10.12.16 Sun Moon Lake

With no one in our dorm we sleep in, so a later start than we wanted to go to Sun Moon lake. 

For better info on how to get to the lake, have a look at this blog – lazygirlideas

We take the tourist shuttle bus which goes via the HSR station and takes about 2 1/2 hours. The journey drags and I’m wondering if its worth it when we round a bend and see sunlight shimmering off the lake which is surrounded by green mountains. With the blue sky above, it’s nature at its finest and I’m glad we came. 

I’ve never visited the north Italian lakes which are supposed to be beautiful but the scene in front of me reminds me of pictures I’ve seen of them.

We arrive at shuishe pier where the bus leaves us. It’s a busy tourist village and there are many bike rental shops, restaurants and tea shops. Al is off food but I dive into a leek pancake with egg. The vendor tops it with chilli sauce and its really good. Sweet, savoury and greasy, perfect for breakfast.

We follow one of the walking trails along the lakeside. It’s Saturday morning, so there’s a lot of weekenders enjoying the sunshine and glorious scenery. We read the information boards and learn about trees, plants and birds and drink in the views.

Al isn’t so feisty so I know she’s ill, and we divert from the radiant sunshine to a cafe where I try my first proper bubble tea. I love it! Sweet milky tea and toffee tasting tapioca tadpoles hoovered up through a wide straw. Riding a sugar wave, I get carried away with my travel skills and order tofu with preserved egg and scorched greens. The scorched greens are welcome but the preserved egg is more flavoursome than the last one we tried. This one smells of ammonia too but also tastes of it. I only eat half.

We stop for the loo in the tourist village before we catch the bus back. In the gents, above the urinals are quotes from Socrates and Nietzsche. Amazing.

Back in Taichung we wander round the downtown area. We watch a hip hop dance contest then crawl around bakeries. Smitten with bubble tea, I have another.

In our room we have new flatmates. A Taiwanese guy who is going to England to learn English, a guy from Hong Kong who is cycling round Taiwan and two young fellows who don’t speak. We chat to the guy learning English and try to give him advice.

Eventually, everyone goes out and Al feels better so we go for Japanese noodle soup. We get home first, followed by the cyclist who rustles carrier bags till 2am, the English student who quietly does stuff on his laptop till 3am and the quiet couple who come back separately after 2.30am. 

Cyclist snores like a vibrating bass drum amplified into a cavenous disused warehouse where the echo resonates loudly enough for seismic activity. 

Occasionally, he wakes himself up, rubs his face and starts the rhythm again, like Ravel’s Balero, starting slow and building slowly, adding bass and depth until the wallpaper vibrates.

9.12.16 Alishan trip then Chiayi to Taichung

A good nights sleep and no curtains means I’m up at 6am and I carry my stuff in stealth mode on tip toe to the communal area. Al joins me and after packing we walk to the bus station and catch an earlier bus to Alishan National Park.

The journey is 2 hours with the final 1.5 hours snaking up mountain switchbacks where vertical drops mean sections of the road have disappeared here and there. Views are breathtaking though, with morning mist sitting in green valleys and blue skies above.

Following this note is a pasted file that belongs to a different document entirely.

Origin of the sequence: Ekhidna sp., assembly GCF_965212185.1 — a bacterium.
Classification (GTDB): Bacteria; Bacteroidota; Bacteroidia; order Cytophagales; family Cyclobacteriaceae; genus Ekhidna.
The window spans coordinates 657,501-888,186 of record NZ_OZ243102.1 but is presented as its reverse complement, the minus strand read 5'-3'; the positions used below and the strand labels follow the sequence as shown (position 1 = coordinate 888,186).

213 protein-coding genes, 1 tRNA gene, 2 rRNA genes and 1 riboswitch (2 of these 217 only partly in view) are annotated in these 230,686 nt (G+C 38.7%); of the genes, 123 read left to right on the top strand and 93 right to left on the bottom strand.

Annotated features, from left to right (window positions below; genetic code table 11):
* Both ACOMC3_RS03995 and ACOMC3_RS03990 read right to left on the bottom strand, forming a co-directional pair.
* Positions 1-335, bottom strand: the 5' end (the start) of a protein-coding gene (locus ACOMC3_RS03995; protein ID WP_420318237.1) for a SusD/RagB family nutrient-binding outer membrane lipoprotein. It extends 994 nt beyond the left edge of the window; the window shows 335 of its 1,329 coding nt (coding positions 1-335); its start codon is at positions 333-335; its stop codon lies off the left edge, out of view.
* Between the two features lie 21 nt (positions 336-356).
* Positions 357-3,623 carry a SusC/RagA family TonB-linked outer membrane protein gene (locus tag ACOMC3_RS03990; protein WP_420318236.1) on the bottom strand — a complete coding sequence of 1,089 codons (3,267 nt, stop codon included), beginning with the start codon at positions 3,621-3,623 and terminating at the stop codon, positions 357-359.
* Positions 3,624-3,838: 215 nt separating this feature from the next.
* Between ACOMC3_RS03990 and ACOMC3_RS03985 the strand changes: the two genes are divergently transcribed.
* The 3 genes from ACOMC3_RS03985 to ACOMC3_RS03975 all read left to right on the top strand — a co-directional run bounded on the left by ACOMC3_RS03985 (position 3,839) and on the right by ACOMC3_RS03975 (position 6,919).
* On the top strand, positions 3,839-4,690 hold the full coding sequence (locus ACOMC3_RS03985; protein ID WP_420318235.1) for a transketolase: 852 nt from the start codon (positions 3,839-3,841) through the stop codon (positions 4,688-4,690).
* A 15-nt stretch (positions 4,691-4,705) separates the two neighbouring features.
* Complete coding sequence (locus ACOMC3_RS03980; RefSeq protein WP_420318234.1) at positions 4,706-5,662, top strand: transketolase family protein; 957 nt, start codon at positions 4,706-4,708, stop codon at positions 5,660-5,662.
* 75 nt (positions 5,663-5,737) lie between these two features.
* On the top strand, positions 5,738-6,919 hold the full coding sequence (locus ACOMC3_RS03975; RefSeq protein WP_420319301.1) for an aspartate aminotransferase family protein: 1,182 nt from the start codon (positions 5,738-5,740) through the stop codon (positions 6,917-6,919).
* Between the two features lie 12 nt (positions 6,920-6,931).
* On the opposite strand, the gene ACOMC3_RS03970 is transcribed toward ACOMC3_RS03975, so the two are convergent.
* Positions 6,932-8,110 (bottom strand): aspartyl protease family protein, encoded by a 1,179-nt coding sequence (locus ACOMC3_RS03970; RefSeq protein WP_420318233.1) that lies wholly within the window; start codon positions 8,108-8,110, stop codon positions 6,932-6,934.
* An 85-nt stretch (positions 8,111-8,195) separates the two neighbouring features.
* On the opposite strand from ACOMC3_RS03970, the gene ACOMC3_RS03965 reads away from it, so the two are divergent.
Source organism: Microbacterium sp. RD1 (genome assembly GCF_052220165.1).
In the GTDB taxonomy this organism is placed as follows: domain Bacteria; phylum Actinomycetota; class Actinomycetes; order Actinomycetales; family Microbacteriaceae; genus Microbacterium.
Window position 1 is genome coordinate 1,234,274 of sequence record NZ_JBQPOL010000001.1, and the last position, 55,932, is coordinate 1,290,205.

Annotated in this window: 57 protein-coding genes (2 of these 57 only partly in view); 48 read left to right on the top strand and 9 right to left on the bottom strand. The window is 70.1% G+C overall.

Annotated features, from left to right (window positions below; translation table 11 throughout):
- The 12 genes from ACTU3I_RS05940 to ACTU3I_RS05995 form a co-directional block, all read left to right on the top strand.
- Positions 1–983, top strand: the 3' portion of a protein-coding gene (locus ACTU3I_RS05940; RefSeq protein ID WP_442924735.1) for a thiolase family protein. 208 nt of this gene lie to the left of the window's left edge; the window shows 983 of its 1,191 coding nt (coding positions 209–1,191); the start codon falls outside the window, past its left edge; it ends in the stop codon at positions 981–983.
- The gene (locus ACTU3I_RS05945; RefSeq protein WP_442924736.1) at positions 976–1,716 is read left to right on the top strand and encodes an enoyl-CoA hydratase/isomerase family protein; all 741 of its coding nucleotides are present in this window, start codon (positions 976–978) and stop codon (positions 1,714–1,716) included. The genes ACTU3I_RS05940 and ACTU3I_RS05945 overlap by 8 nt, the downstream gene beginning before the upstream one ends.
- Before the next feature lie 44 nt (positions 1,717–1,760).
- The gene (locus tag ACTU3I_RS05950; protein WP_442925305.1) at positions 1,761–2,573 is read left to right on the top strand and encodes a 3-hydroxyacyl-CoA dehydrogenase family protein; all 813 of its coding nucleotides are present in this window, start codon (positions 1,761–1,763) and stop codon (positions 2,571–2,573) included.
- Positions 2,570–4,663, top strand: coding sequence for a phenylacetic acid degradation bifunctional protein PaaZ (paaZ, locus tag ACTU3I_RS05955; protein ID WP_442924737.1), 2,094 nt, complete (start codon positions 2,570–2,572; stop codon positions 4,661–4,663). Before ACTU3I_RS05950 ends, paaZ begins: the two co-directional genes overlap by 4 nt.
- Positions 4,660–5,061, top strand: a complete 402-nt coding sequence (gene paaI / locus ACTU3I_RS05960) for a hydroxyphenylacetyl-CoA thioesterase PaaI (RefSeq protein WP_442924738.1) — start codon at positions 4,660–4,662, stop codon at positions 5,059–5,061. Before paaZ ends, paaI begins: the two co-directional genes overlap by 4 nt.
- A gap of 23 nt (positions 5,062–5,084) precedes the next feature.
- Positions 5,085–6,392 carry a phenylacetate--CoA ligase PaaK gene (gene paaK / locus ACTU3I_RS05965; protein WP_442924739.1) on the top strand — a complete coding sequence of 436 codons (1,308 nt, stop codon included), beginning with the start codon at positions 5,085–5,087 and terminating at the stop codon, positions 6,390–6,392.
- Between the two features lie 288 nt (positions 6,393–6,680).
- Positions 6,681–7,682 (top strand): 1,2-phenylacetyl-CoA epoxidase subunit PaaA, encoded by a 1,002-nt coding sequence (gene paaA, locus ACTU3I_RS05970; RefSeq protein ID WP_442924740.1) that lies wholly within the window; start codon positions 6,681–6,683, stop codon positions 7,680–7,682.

From Alishan village there is a well developed network of signposted walkways which we spend the morning following. Although the sun is beaming, we have climbed a lot, so jumpers are donned. We see the old Japanese narrow gauge railway used in colonial times for logging and a huge, busy temple before we stop for tea.

Alishan is also renowned for tea due to perfect growing conditions, especially oolong. We try an oolong which is delicate and slightly sweet and a Alishan black tea which is very floral.

We follow the ancient tree trail through the atmospheric cypress wood which is dappled in sunlight. Dragonflies hover, ferns gently unfurl in a prehistoric setting where trees and rocks are covered in moss and some cypresses have stood for 2000 years. In front of us, Chinese grannies scream at each other piercing the forest stillness.

The trail turns steep and the grannies turn off and we enjoy the mossy quiet. Its an old, old environment, a reflective and thoughtful place.

Back in Chiayi we walk to the train station and an older fellow starts chatting to us. He asks what we’re doing and if we’re enjoying Taiwan and then helps us with the train and platform we need to get to Taichung. He also tells us we can use our ‘easy card’ which saves us a lot of money. Another example of how kind and helpful the Taiwanese people can be.

A short walk to our hostel and its tea for one tonight of Japanese noodle soup. Alishan has a poorly stomach.

8.12.16 Tainan to Chiayi

A short train of less than an hour and we arrive in Chiayi. The hostel checks us in but as we’re in a dorm and its 9.30 we leave our bags and head straight out.

Our destination is the National Palace Museum Southern Branch. In the gift shop of the Taipei branch were replica models of a rock shaped like pork which is a national treasure. We asked where it was and were told Chiayi, so here we are on a museum/food pilgrimage.

A free shuttle bus to the High Speed Rail station and another 10 minute bus later and we’re staring across an artificial lake at an architectural marvel. The museum was opened in 2015 and has a curved bridge over the lake to a stunning steel and glass building which houses the museum.

The huge glass atrium is light and airy and aircon cool. We ascend the curved marble steps as if we are going to a ball. An information on old stuff ball. 

There is a film about Asia and one about the history of Chiayi then we’re onto Buddhist art which all museums seem to start with. There are beautiful copies of the sutras from the 1400s.